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COVID-19 not man-made, comparative genomic study finds
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The COVID-19 virus causing the pandemic evolved from naturally occurring strains, according to a new comparative genomic analysis.
"By comparing the available genome sequence data for known coronavirus strains, we can firmly determine that SARS-CoV-2 originated through natural processes," corresponding author Kristian Andersen, an immunology and microbiology researcher affiliated with the Scripps Research Institute and the Scripps Research Translational Institute, said in a statement.
As they reported in a correspondence article published in Nature Medicine on Tuesday, Andersen and colleagues from the U.S., Australia, and the U.K. brought together publicly available genome sequence data for alpha- and beta-coronaviruses found in a wide range of animal hosts, along with data from SARS-CoV-2 isolates and other coronaviruses infecting humans.
The team saw signs of natural selection acting on key coronavirus genome features such as the receptor-binding domain (RBD) sequences and sequences spanning so-called "polybasic cleavage sites," which contribute to spike protein characteristics that help the virus latch on to, and blast into, animal cells.
"The genomic features described here may explain in part the infectiousness and transmissibility of COVID-19 in humans," the authors wrote, adding that "since we observed all notable COVID-19 features, including the optimized RBD and polybasic cleavage site, in related coronaviruses in nature, we do not believe that any type of laboratory-based scenario is plausible."
When it came to the spike protein RBD, for example, the researchers discovered that the version found in SARS-CoV-2 appears to be particularly adept at interacting with human cell surface proteins, such as the blood pressure-related receptor ACE2.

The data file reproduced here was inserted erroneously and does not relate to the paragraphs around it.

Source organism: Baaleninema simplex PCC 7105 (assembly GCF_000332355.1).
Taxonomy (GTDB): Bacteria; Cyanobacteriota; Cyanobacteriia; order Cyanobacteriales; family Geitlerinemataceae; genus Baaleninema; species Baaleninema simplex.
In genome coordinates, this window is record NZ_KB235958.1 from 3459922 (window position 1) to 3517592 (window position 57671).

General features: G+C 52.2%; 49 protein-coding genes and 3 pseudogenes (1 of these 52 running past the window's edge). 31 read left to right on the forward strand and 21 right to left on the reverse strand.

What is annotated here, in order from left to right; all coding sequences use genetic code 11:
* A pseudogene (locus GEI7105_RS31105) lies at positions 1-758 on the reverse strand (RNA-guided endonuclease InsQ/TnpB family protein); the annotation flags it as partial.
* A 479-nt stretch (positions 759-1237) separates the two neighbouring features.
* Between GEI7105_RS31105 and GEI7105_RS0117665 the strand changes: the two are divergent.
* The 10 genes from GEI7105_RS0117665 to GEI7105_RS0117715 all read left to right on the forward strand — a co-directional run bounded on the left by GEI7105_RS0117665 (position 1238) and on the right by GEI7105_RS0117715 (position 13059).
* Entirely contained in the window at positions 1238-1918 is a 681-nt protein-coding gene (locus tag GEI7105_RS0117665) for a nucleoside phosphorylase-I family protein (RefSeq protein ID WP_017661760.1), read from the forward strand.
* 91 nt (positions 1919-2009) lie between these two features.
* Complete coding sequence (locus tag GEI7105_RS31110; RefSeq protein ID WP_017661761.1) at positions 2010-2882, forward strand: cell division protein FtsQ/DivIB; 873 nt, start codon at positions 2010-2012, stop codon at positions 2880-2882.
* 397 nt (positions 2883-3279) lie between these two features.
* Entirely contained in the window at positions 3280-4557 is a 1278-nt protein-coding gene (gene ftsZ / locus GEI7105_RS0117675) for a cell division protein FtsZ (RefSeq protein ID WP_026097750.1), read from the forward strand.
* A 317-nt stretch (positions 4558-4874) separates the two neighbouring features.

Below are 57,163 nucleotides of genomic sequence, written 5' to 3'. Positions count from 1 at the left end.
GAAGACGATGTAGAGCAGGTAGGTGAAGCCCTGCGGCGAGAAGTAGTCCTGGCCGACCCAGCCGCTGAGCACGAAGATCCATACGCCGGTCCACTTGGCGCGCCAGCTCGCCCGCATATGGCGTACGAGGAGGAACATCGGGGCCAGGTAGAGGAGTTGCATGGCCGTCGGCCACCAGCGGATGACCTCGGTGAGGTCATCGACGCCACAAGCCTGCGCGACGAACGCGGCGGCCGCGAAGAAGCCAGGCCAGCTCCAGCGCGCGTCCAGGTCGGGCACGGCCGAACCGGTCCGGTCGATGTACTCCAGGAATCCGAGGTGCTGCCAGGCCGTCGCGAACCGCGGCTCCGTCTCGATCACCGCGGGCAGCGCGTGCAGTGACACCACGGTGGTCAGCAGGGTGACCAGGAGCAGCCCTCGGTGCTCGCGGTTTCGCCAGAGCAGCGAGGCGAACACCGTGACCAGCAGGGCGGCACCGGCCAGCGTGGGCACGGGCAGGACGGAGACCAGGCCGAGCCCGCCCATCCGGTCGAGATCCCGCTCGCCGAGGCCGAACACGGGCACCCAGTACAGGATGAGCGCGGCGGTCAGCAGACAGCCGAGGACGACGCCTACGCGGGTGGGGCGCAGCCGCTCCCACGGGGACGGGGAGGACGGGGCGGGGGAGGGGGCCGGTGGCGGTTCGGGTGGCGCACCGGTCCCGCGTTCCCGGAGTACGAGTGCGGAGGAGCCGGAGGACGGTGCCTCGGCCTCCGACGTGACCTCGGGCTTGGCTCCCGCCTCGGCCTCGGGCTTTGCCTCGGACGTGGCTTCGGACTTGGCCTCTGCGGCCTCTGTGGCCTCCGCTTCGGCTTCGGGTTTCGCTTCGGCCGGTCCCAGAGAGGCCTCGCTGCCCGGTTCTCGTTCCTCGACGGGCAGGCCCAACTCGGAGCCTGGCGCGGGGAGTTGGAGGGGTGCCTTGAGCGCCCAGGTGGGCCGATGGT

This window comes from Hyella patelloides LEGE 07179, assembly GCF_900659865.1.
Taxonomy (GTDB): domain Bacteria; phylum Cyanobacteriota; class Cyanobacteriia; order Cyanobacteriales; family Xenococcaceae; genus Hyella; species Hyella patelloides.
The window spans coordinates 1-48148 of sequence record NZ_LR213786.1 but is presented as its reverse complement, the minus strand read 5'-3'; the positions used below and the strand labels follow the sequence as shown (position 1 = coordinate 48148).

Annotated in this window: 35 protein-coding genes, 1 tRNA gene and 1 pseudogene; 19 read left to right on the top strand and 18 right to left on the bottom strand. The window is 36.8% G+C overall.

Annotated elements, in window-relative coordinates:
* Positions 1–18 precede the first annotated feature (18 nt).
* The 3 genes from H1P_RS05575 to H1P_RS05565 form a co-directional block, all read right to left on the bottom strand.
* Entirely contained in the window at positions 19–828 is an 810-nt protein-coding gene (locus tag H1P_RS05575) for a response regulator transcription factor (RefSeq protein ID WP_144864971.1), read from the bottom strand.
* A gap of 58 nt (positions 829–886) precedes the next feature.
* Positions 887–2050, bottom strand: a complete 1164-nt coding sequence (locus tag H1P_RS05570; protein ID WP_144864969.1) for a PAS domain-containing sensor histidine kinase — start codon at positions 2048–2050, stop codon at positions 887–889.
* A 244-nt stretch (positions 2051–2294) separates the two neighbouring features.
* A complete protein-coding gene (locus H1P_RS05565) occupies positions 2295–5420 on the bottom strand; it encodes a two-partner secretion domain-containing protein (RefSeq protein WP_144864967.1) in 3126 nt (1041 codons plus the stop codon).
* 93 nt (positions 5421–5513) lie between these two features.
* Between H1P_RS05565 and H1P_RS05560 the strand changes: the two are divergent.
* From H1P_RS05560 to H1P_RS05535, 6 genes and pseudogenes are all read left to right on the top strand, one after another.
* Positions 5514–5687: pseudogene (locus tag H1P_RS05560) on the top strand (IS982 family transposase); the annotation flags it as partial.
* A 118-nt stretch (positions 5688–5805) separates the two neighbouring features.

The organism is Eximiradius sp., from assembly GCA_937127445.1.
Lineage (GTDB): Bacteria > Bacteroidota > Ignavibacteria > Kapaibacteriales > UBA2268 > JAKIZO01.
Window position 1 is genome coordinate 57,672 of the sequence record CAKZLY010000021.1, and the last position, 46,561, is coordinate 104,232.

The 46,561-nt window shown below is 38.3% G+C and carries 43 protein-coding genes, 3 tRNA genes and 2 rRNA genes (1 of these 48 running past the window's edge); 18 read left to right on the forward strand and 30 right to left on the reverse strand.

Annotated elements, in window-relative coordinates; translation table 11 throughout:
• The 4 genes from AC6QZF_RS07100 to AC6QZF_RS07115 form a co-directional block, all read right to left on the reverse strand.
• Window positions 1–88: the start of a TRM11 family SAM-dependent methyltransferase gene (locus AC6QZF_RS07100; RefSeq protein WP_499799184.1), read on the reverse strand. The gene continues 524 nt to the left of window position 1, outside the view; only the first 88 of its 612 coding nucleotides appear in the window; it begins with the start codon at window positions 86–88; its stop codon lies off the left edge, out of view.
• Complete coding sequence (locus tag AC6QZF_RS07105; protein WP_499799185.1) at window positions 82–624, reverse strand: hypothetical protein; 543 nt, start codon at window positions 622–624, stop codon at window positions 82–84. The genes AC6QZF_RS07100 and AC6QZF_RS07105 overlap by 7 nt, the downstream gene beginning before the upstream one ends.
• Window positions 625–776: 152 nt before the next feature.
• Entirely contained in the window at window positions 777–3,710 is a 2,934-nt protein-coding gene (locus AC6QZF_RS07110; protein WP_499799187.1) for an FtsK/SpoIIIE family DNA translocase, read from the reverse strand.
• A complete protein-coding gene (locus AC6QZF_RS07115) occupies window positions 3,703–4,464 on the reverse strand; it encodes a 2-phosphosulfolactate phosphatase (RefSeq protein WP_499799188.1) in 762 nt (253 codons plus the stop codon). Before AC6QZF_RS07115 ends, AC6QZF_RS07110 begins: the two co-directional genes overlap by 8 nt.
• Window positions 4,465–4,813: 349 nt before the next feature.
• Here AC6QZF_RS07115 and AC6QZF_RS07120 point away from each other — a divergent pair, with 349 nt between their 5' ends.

Likewise, the investigators noted that the SARS-CoV-2 backbone sequence was not altered in a way that might be expected by genetic engineering, but instead lined up with coronaviruses that have been documented in animal hosts such as bats or pangolins.
"Malayan pangolins (Manis javanica) illegally imported into Guangdong province contain coronaviruses similar to SARS-CoV-2," the authors noted. "Although the RaTG13 bat virus remains the closest to SARS-Cov-2 across the genome, some pangolin coronaviruses exhibit strong similarity to SARS-CoV-2 in the RBD, including all six key RBD residues."
The virus behind COVID-19 is the seventh coronavirus found so far that is capable of infecting humans, the researchers explained, noting that four of them produce much milder symptoms. The remaining three coronaviruses — including the virus behind the 2003 SARS outbreak, the Middle East Respiratory Syndrome culprit MERS-CoV, and SARS-CoV-2 — can lead to much more severe conditions.
In the months since COVID-19 turned up in Wuhan, China, speculations have popped up around its origins, with some wondering whether the strain stemmed from a lab escape or alternative non-natural source.
The researchers' analyses argue against that possibility, pointing instead to human infections stemming from either pathogenic SARS-CoV-2 viruses that were transmitted from an animal vector to humans or from initially non-pathogenic forms of the virus that evolved in humans to become pathogenic — possibilities that will be explored further in the future.
"They conclude that the virus is the product of natural evolution, ending any speculation about deliberate genetic engineering," Josie Golding, an epidemic preparedness and response program officer at the Wellcome Trust, who was not involved in the study, said in a statement, calling the results "crucially important to bring an evidence-based view to the rumors that have been circulating about the origins of the virus (SARS-CoV-2) causing COVID-19."
This story first appeared in our sister publication, Genomeweb.
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